River Road subdivision may soon have no zoning regulations

Sunday, November 11, 2018

The River Road subdivision is well on its way to having no zoning regulations, according to information shared at the Dawson County Commission Thursday morning.

“Montana law part one zoning requires that a petition be submitted to the board of county commissioners signed by not less than 60 percent of the owners within the district,” County Planner Forrest Sanderson said. “We did not come anywhere near 60 percent of the landowners to pursue part one zoning. That is off the table. That much is crystal clear.”

During a County Commission meeting on Sept. 18 County Planner Forrest Sanderson explained that the zoning thought to be in place for River Road was not legally enforceable.

“Right now as it stands I cannot ethically administer those regulations,” Sanderson said at the time. “We don’t have the tools that are required by law to have a county zoning district.”

A significant number of residents of the subdivision were on hand at that meeting, and the commission asked them to discuss with their neighbors how they would like to proceed.

“Basically we need direction from the people of River Road on which way they want to go,” Commissioner Gary Kartevold said in Sept.

Subsequently, the commission twice extended the period for receiving that feedback.

Dawson County Clerk and Recorder Shirley Kreiman said there are 78 parcels of land within the subdivision. Of the people who responded on the question of zoning, 17 expressed their preference for no zoning, while 19 expressed their preference to move forward with zoning, although there was not a breakdown between those who preferred part one or part two.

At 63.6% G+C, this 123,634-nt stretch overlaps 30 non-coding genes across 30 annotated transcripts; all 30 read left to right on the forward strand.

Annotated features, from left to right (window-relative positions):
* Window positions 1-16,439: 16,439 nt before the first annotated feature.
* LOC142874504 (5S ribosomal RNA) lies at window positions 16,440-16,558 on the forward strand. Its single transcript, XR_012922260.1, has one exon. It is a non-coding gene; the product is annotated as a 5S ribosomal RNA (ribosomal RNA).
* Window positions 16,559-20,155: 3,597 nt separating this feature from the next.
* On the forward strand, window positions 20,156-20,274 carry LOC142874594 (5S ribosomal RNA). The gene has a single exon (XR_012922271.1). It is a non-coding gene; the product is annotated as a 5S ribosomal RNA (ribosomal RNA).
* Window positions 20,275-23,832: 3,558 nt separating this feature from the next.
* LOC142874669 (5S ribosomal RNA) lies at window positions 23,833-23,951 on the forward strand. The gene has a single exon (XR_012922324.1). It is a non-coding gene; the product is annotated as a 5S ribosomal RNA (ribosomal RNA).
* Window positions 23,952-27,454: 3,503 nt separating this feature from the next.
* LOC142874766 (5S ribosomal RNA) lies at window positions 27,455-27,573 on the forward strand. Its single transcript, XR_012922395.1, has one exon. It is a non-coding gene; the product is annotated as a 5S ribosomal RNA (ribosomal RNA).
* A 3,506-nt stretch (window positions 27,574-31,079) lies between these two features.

Given the unclear outcome of the feedback received, the county commission will move forward to dissolve the existing zoning district.

Sanderson said that step offers one last opportunity for the neighborhood to step forward and express an interest in zoning.

The entire issue is fraught with confusion. The essential difference between part one zoning and part two zoning is who initiates the process.

Under part one zoning, residents come forward with a petition to ask the commission to zone their neighborhood. Under part two zoning, the commission imposes zoning on the neighborhood.

Sanderson said given the lack of response from residents, the county still has the option of imposing part two zoning regulations.

However before part two zoning may move forward, there is an opportunity for residents to protest.

Sanderson pointed out the number of protesters is based on the number of “freeholders” rather than the number of parcels or residents.

“If the proposal is protested by 40 percent of the freeholders, you may not zone,” he said.

Sanderson explained the freeholder criterion by noting a deed with, for example, five names would have five votes, whereas two deeds with the same name on each would result in just one vote for that owner; someone with two separate parcels of land may only cast one protest vote.

No one knows how many freeholders exist for all the parcels in the subdivision, according to county officials.

“Right now I don’t think you have clear enough guidance to risk somewhere on the order of $12,000 - $18,000 general fund dollars to propose a replacement for that part two zoning,” Sanderson said, adding the next step is to dissolve the current zoning district.

The commission will take up the matter at their Tuesday, Nov. 20 meeting at 5:30 p.m.

In other business:

• The commissioners formally signed the impact fee agreement with Upper Badlands Wind Development, LLC. The commission had previously agreed to the amount of the fee, but were waiting for the formal agreement to be returned from the county attorney.

County Commissioner Dennis Zander said the impact fee is estimated to be $1.25 million over three years.